Reports suggest that Abubakar Shekau, leader of the Nigerian militant group Boko Haram, either declared a caliphate or announced that the group’s territorial gains have become part of a caliphate. The reports are wrong. In the video he released on August 24, following the group’s territorial gains, Shekau did not even use the word “caliphate,” let alone declare one.
Shekau released a 52-minute video following Boko Haram’s capture of the northeastern Nigerian town of Gwoza. AFP reported that Shekau had said: “Thanks be to Allah who gave victory to our brethren in (the town of) Gwoza and made it part of the Islamic caliphate.” While an article published a week ago in the Long War Journal flagged this as a probable mistranslation, Shekau’s alleged declaration continues to be cited by major publications. For example, Al Arabiya published an article yesterday examining the implications of Boko Haram’s caliphate declaration, BBC cited the caliphate announcement after Boko Haram seized further territory this week, and other stories published this week further refer to the purported caliphate announcement.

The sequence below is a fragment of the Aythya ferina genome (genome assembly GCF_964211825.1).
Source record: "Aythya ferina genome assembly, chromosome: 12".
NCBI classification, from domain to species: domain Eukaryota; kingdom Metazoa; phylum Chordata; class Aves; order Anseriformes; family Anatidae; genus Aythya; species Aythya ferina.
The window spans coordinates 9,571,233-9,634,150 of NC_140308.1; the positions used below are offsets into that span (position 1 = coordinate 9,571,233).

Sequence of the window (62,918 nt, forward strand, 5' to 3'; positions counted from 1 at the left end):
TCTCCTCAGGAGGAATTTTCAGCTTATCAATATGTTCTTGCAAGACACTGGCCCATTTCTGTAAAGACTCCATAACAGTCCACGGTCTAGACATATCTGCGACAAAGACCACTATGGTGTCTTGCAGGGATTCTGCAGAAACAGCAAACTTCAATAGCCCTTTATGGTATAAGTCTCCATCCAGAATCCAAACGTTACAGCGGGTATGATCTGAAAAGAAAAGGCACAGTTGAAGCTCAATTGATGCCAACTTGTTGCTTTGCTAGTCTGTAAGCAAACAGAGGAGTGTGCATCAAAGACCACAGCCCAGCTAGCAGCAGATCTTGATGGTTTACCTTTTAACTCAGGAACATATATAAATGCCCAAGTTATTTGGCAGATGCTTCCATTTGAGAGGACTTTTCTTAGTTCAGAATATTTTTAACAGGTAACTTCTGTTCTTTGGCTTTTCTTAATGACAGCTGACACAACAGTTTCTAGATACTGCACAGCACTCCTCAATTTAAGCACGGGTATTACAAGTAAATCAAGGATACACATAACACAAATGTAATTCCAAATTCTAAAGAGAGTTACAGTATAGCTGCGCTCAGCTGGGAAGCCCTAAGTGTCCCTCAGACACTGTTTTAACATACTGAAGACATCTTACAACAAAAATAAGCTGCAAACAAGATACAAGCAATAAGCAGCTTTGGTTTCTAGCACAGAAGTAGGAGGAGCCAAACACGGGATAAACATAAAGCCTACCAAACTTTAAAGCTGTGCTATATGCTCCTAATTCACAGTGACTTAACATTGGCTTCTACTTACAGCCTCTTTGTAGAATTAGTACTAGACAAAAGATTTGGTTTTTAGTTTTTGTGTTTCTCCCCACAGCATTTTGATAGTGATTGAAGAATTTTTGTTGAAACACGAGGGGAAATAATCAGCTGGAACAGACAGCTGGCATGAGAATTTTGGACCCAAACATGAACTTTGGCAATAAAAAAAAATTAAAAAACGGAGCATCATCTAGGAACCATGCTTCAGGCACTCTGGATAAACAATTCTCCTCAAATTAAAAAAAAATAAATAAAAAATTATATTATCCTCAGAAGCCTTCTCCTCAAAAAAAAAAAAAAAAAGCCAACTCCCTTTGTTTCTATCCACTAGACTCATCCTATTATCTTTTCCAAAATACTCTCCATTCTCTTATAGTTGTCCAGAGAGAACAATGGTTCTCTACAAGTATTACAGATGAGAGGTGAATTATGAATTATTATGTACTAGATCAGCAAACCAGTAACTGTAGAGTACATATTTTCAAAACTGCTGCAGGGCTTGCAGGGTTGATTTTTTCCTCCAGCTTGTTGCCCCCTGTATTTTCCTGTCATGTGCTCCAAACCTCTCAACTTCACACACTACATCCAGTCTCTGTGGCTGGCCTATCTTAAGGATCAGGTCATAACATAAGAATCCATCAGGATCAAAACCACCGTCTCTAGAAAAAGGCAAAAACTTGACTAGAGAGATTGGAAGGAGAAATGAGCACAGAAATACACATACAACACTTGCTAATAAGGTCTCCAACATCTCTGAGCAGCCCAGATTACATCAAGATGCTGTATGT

All of these reports base their claim on the AFP report that Shekau had said that God had made Gwoza “part of the Islamic caliphate.” However, the U.S. government’s Open Source Center translates the statement differently, as: “Thanks be to God who gave victory to our brethren in Gwoza and made it a state among the Islamic states.” The word Shekau uses here is “state” (dawlah), not “caliphate” (khilafah). Shekau’s Arabic statement can be seen at 1:42 of this video.
Shekau did not use the word “caliphate” in his statement, much less declare one. The inaccurate reporting should be corrected.
Daveed Gartenstein-Ross is a senior fellow at Foundation for Defense of Democracies, where Laura Grossman is deputy director for research.